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NIP 6 - Multi-Account Hierarchy for Deterministic Wallets

    NIP: 6
    Layer: Application
    Title: Multi-Account Hierarchy for Deterministic Wallets
    Author: Grégory Saive <greg@nem.foundation>
    Status: Draft
    Discussions-To: #sig-client
    Comments-URI: https://github.com/nemtech/NIP/issues/12
    Type: Standards Track
    Created: 2019-04-09
    License: BSD-2 Clause

Table of contents

Abstract

This document describes hierarchical deterministic wallets for NEM.

This document uses Bitcoin's BIP32, BIP39, BIP43, BIP44 and SLIP-10 as sources of documentation.

A standard for deterministic wallets creation is needed to improve handling of NEM wallets within client applications.

This standard will set the rules for generating extended keys as defined in BIP32, for generating mnemonic pass phrases as defined in BIP39 and for defining a logical hierarchy for deterministic wallets.

Extracts from the Bitcoin documents will be added in quotes and detailed extensions or updates will be annotated for the NEM platform.

Motivation

Previous versions of NEM clients (wallets) used a user password to encrypt private keys, resulting in the need of creating backups every time when a new private key is generated.

Deterministic wallets do not require frequent backups as they will permit the generation of multiple public keys (addresses) without revealing the spending private key, with the use of elliptic curve mathematics.

This multi-account hierarchy will support several chains of keypairs (multiple trees) as to allow selective sharing of wallet public keys.

Additionally, we will be defining Mnemonic codes for generating deterministic keys using the definition in Bitcoin BIP39.

Furthermore, using Bitcoin BIP44, we will define a scheme to build logical hierarchies for deterministic wallets. This will represent the recommended method to work with NEM CATAPULT wallets and keys.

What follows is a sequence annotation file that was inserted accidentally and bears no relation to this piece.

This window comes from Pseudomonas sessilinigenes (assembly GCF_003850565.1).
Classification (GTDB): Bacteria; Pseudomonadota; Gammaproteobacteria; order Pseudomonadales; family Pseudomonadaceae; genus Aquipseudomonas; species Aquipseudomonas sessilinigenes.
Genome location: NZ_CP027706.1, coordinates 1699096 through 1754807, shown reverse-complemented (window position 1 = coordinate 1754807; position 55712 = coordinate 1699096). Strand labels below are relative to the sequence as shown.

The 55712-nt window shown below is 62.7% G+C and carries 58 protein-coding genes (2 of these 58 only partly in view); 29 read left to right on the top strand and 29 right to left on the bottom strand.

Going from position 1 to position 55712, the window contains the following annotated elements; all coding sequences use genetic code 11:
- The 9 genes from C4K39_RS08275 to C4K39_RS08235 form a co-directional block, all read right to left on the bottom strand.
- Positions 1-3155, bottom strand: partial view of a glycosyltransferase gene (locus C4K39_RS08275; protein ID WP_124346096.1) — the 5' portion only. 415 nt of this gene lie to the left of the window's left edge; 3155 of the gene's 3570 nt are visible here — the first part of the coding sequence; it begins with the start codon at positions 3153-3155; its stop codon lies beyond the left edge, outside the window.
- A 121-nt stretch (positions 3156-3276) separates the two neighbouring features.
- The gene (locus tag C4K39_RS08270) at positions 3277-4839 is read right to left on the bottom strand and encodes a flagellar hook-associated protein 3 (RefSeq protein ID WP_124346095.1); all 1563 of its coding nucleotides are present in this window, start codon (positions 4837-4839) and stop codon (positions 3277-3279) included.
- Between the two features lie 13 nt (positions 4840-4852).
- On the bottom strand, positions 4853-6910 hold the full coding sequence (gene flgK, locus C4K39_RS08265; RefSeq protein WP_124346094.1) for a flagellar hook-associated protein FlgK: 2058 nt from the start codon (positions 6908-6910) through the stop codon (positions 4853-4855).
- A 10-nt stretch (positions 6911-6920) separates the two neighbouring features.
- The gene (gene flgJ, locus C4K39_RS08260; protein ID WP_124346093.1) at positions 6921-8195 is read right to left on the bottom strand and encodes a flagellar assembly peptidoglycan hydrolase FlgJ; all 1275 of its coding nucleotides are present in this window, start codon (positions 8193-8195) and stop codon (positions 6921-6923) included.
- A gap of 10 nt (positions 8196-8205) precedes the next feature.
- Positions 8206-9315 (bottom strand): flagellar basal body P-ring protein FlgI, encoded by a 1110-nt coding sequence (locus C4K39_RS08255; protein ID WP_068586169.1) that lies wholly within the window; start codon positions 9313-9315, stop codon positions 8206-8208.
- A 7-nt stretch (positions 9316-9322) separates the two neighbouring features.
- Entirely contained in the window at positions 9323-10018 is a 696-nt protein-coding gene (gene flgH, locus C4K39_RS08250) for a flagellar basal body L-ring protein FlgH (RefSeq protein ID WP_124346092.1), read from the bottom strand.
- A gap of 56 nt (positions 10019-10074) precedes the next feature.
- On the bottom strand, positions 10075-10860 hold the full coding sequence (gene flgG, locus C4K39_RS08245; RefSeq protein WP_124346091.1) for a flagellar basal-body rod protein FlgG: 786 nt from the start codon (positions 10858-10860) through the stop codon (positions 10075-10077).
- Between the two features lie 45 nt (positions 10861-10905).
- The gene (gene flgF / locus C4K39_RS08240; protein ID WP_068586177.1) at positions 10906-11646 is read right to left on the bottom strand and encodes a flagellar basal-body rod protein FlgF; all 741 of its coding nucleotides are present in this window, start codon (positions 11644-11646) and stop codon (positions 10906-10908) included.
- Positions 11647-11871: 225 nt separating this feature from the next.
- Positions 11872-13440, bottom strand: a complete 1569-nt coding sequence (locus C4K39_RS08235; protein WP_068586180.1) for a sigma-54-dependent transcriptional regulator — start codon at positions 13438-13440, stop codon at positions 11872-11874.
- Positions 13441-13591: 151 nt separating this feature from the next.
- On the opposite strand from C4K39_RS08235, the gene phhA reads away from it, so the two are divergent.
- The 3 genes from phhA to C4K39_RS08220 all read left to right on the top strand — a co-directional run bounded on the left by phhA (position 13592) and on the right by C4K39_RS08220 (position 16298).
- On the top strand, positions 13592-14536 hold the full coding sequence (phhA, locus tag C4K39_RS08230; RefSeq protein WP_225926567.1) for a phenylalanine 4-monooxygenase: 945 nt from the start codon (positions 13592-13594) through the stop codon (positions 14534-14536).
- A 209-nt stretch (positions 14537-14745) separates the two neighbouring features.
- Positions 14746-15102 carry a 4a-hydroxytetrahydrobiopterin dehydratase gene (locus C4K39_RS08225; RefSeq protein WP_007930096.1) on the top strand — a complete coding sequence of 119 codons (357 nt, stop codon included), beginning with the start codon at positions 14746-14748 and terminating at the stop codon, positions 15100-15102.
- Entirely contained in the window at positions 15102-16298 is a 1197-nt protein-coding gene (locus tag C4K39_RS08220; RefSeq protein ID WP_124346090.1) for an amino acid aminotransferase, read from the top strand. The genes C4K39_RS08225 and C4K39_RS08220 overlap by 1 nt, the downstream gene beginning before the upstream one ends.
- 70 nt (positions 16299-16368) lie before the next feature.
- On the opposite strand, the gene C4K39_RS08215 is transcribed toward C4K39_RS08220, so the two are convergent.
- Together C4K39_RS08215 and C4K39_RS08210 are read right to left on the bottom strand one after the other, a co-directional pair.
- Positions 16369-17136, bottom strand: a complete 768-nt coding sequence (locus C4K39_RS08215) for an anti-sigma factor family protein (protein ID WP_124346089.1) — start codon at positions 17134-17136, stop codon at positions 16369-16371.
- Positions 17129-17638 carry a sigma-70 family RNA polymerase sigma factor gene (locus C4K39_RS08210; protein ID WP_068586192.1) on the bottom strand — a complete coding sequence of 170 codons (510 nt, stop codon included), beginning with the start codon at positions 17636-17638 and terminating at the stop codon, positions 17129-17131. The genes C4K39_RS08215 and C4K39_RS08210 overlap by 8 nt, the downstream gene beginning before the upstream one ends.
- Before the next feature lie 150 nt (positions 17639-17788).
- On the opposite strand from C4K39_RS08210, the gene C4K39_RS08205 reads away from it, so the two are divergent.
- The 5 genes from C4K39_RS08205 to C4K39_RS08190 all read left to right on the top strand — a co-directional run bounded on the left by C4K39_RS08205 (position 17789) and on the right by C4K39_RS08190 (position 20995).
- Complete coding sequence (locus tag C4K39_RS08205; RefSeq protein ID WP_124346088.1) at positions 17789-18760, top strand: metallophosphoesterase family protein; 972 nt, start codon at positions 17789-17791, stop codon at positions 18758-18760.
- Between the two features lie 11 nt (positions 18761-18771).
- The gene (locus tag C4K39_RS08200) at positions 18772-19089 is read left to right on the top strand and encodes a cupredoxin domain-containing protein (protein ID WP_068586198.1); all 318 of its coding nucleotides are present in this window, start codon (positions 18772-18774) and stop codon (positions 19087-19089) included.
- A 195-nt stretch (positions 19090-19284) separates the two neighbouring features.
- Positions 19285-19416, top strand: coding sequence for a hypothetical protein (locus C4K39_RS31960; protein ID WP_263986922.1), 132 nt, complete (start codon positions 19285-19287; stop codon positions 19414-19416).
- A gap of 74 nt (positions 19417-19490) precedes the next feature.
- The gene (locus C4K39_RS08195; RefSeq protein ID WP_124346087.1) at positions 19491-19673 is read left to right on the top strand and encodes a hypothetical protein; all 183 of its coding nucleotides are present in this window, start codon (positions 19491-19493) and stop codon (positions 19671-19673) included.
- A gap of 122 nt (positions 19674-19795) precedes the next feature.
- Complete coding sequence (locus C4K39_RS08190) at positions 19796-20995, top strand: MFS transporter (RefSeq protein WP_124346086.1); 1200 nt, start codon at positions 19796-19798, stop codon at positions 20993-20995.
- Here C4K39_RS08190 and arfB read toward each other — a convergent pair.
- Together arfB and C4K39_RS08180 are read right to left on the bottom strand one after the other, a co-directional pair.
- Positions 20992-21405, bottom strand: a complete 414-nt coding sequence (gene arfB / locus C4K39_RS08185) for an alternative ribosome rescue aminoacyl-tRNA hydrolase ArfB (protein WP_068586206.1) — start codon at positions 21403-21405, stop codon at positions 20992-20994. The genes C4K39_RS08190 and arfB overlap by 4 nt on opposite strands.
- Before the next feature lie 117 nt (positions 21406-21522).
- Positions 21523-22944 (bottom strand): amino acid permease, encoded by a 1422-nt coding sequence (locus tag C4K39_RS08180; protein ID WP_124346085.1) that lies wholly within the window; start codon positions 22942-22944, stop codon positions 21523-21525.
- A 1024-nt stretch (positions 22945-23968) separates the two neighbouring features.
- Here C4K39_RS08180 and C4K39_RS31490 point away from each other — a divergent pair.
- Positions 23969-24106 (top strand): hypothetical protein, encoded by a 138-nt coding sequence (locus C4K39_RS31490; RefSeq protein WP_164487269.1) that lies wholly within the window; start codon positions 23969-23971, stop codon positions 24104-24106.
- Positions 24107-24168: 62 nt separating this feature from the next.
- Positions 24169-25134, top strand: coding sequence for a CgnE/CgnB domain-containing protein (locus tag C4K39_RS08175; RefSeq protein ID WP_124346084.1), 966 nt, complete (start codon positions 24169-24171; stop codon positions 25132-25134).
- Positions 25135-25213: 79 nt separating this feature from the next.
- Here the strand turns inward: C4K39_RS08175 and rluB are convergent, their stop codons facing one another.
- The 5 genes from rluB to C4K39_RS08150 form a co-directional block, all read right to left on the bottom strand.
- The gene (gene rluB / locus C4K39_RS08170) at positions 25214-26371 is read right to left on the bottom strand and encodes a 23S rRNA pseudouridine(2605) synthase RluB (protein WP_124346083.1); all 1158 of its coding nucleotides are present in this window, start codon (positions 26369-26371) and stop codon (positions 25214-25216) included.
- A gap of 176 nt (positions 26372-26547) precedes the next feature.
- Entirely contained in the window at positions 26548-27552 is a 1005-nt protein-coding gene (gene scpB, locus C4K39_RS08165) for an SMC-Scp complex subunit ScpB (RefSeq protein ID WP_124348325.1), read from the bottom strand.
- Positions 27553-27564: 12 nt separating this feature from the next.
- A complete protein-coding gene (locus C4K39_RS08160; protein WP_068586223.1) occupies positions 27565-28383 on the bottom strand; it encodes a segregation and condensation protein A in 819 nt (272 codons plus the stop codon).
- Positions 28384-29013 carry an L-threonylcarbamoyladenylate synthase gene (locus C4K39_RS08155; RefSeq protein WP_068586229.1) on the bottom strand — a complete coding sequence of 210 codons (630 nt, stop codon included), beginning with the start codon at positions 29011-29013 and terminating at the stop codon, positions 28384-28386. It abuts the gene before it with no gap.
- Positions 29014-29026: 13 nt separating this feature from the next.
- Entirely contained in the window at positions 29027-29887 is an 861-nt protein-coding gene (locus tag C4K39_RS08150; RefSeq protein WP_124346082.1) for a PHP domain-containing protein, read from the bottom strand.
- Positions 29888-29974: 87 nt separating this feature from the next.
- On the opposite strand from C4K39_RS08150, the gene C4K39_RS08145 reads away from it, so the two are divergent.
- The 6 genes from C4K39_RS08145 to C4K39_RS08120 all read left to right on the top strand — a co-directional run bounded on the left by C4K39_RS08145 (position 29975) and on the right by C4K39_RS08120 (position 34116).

Non-Hardened Child Key Derivation

It has been decided that non-hardened child key derivation may not fill any required use-case.

As such, the implementation proposal will be providing only hardened child key derivation.

At first, the SLIP-10 algorithm was used to implement ED25519 compliant child key derivation. A second proposal implementation includes the possibility to use KMAC instead of HMAC, this will be described more in details in section KMAC vs HMAC.

Use case #1: Facilitate Audit Process

The non-hardened child key derivation model can be used to facilitate the process of auditing a hierarchical deterministic wallet. By sharing the non-hardened extended public key at the top of the tree in a HD wallet, one can give an auditor the ability to view all addresses in the wallet without the ability to generate the associated private keys.

Reference: https://github.com/bitcoin/bips/blob/master/bip-0032.mediawiki#audits-nm

Relevance Issue:

Discussion from https://github.com/nemtech/NIP/issues/12#issuecomment-484525238

Any auditor will simply request ALL your public keys. ownership of public keys can be easily shown (by signing some predefined message), but even without this, I fail to see a reason, where you would like to give to auditor MORE public keys than you actually own...

Use case #2: Unsecure money receiver

The non-hardened child key derivation model can be used when using unsecure VPS or webservers to run e-commerce websites. In those scenarios, the e-commerce will be configured to derive public keys (addresses) from a non-hardened extended public key as this will make sure that, even if the webserver is ever compromised, there is no chance of losing funds associated with the public keys.